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Letter to


Dear Jerry,

My problem is this. I have recently restored a dial candlestick telephone, but for the life of me I can't get my hands on a bell box to go with it.

What can I do?

Hope you are keeping well.


Bell Box.

Dear Bell,

It's nice of you to be concerned about the state of my health, and as you have inquired, I'll tell you.

You well know that I'm not the sort of person to grumble, but franckly I've been just a little bit off colour lately. The doctor says it's nothing to get particularly worried about, in fact he says that he normally prescribes a large jolt of electricity for patients in my condition, but he emphasized that it is normally administered in a controlled medical environment. I think he means hospital.

He strongly stressed that he feels it would be wiser in the future to use a multi-meter, to determine which is the live wire in a mains power outlet.

Fortunately, what little hair I did have appears to have grown back with no ill effect, and we seem to have got the smell out of the dining room curtains. I was having some problems with the old memory, but I'm happy to report that it is now as good as ever.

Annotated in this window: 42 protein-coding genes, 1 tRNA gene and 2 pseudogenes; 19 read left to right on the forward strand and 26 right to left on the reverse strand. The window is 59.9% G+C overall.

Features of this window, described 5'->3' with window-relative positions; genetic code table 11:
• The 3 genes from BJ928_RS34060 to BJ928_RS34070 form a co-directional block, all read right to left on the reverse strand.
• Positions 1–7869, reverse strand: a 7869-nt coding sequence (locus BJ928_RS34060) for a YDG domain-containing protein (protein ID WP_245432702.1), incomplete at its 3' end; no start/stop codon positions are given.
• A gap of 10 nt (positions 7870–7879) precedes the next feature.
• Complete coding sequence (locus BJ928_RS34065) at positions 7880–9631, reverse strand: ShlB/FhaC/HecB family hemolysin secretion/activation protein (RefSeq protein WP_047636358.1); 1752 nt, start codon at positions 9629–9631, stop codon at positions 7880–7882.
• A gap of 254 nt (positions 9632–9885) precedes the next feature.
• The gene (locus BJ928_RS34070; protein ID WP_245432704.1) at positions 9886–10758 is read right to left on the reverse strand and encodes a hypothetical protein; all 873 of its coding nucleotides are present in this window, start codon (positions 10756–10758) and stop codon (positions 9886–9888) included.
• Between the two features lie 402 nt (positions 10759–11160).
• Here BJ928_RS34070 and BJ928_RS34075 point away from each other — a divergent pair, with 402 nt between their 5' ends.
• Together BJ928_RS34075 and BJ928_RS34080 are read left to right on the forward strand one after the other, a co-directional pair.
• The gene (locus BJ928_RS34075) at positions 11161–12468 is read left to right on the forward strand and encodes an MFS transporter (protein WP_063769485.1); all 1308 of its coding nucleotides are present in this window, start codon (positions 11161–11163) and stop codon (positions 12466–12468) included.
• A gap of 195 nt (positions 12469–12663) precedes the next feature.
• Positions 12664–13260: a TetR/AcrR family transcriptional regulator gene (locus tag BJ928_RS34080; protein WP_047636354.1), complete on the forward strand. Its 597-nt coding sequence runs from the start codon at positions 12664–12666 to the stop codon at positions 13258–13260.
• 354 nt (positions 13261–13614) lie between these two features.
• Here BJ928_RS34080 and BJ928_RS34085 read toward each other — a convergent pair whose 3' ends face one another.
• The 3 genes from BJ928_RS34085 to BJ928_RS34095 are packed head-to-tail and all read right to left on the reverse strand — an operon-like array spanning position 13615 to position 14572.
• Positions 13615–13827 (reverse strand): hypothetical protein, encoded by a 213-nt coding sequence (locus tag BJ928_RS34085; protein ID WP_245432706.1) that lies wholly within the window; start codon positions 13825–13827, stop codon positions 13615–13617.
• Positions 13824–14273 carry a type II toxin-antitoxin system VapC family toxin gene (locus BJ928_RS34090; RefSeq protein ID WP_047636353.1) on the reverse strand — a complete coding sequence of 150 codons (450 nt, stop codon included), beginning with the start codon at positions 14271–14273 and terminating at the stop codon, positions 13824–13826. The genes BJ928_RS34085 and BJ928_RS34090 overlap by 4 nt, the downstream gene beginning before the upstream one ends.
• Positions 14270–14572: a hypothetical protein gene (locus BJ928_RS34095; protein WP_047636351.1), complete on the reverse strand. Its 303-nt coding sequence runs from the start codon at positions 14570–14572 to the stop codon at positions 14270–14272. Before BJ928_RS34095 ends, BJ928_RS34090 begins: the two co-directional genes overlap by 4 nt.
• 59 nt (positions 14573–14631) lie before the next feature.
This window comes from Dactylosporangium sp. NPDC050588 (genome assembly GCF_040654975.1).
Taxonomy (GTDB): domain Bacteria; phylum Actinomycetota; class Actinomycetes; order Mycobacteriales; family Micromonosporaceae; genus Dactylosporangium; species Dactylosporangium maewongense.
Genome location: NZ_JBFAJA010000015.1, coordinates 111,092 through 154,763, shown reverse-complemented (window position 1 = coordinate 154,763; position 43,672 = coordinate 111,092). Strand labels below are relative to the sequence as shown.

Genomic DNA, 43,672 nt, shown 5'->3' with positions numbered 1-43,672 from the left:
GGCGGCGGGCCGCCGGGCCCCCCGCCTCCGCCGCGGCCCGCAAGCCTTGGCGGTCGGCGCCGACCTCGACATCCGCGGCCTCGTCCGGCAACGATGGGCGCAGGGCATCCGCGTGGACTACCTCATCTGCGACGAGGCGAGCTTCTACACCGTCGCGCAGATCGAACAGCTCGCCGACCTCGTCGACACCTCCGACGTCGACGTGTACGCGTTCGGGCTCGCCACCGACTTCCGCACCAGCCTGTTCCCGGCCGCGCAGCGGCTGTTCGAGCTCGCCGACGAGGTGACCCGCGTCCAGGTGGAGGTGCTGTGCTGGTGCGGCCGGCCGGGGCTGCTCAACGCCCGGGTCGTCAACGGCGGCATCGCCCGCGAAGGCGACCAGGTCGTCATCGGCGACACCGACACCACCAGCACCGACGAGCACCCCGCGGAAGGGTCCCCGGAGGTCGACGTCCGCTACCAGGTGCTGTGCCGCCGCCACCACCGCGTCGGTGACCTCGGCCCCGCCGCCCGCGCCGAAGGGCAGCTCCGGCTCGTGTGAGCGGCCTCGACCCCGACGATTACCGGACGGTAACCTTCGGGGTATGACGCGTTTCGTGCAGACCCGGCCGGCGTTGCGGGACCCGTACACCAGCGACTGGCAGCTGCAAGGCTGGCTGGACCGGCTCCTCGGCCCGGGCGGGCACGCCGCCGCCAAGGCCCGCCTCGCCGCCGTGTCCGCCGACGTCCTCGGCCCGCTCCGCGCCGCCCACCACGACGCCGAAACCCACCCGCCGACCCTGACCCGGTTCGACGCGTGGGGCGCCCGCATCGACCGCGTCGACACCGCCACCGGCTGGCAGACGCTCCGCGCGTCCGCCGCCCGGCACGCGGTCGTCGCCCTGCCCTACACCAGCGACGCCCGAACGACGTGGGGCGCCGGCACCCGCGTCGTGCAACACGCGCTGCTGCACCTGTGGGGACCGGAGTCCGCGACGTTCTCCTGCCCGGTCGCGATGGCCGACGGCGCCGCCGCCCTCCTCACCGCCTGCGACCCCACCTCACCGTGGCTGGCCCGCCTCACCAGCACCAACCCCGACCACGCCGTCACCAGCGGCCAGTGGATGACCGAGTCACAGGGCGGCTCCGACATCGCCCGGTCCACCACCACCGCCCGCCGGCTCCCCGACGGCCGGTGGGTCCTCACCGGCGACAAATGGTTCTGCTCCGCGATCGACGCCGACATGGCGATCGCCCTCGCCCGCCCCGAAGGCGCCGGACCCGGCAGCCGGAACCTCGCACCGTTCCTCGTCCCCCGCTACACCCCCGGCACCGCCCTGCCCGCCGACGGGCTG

I was having some problems with the old memory, but I'm happy to report that it is now as good as ever.

What was your problem again? Oh, thats right, a bell box. There are actuallt two options open to you. The funny thing is that they were both popular options with the P.M.G. as well.

Option One. The first option is to strip out a small auto wooden wall phone such as 37CB/AW or 137CB/AW. (Heaven knows the parts will come in handy). Remove the switch mechanism, dial and transmitter. Next you will need to make some metal plates to cover the holes. Remember that as you are going to use this bell box with a candlestick telephone you will need to leave the induction coil in place. If you were to use it for, say, an automatic 162 or 232 pyramid that already has a coil, you could remove the coil from the bell box or alternatively just short circuit it out.

Option Two. The second option, and my personal favourite, is to use the same procedure as option one but substitute an Automatic Electric "Geelong" telephone. It doesn't have an anti-sidetone induction coil (ASTIC) but as I often forget what I'm saying in the middle of a conversation, I find hearing myself in the receiver quite a bit of help actually. Who knows, the left over parts might even be worth a bob or two in a few years time.

I hope this answers your question. Believe me, the P.M.G. did thousands of these conversions to automatic and central battery telephones. In fact, it probably accounts for why Telecom (Telstra) still makes record profits today.

Must dash now as I have to convince the cat not to switch to Optus. Here puss, puss, puss!


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